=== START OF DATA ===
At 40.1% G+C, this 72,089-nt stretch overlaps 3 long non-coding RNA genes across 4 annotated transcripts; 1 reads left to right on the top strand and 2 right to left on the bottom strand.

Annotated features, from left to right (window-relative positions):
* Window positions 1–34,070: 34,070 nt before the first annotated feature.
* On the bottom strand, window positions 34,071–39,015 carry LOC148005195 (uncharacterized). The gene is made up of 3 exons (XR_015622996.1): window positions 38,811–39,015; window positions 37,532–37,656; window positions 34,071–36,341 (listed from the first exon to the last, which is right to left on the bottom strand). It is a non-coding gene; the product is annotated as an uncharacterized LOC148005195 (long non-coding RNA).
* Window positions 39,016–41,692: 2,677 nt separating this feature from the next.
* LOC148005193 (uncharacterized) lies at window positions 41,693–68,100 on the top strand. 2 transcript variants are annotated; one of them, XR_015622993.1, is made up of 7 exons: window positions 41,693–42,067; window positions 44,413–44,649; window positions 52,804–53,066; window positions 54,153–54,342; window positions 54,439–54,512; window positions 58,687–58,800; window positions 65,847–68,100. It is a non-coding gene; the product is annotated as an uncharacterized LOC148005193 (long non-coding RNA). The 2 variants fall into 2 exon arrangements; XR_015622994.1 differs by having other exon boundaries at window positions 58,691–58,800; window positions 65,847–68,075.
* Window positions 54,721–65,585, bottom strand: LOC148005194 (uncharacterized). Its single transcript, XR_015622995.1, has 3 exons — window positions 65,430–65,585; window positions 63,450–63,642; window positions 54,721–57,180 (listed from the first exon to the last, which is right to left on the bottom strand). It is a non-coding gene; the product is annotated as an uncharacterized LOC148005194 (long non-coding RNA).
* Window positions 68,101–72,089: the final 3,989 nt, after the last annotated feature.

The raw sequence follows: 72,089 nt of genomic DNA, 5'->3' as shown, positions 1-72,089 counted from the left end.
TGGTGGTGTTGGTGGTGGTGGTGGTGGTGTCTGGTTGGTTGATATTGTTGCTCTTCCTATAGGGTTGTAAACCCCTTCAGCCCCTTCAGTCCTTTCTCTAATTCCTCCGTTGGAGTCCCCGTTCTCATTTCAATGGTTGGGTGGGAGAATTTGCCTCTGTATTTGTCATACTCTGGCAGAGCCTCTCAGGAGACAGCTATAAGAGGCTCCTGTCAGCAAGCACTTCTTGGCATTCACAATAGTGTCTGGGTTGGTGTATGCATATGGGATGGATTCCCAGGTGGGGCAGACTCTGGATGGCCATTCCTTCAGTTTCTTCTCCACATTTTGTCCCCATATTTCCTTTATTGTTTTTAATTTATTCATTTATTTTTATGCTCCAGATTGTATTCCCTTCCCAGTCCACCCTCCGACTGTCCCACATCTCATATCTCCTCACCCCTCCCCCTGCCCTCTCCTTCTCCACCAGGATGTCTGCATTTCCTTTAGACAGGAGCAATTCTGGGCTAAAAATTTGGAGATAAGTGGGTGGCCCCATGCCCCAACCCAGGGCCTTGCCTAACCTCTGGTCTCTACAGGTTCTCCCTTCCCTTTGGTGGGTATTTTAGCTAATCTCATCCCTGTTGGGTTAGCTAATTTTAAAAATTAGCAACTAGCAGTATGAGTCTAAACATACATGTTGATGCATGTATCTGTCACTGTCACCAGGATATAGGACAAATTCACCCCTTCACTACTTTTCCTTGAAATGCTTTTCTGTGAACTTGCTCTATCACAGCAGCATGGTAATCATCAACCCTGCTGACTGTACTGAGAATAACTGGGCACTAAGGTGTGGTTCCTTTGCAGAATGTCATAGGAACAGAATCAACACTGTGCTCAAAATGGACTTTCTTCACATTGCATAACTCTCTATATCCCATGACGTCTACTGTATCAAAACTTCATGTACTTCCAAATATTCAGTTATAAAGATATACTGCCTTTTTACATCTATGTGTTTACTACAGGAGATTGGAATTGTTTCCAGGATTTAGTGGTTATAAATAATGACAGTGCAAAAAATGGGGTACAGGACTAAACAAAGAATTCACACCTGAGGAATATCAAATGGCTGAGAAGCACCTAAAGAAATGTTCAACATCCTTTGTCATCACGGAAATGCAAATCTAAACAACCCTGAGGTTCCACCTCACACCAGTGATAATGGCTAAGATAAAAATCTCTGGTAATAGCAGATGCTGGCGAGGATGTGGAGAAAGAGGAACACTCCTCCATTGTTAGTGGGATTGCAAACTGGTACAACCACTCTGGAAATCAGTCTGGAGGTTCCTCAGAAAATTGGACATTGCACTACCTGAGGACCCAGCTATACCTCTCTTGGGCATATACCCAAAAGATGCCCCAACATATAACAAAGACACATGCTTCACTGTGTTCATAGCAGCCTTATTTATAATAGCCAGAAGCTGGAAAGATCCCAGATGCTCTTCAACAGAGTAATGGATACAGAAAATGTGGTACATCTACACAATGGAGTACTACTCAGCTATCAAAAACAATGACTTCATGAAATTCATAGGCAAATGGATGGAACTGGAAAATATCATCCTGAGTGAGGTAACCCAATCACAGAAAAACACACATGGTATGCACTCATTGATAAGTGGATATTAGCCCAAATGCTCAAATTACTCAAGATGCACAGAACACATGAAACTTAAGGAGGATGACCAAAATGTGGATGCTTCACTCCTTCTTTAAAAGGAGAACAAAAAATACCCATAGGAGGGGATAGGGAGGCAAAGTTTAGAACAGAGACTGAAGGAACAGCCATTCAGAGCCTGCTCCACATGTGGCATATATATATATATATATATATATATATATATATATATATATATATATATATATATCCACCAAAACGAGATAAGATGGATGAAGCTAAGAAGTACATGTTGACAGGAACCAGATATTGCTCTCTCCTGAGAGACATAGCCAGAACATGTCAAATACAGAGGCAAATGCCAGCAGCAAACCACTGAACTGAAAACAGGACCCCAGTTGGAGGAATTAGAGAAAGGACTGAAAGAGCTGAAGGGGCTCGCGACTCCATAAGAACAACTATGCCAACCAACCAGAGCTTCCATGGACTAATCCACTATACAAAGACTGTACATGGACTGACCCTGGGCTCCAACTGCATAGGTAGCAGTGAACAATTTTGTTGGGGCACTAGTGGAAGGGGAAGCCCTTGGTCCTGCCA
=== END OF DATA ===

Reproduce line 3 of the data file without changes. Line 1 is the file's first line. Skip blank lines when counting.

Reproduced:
* Window positions 1–34,070: 34,070 nt before the first annotated feature.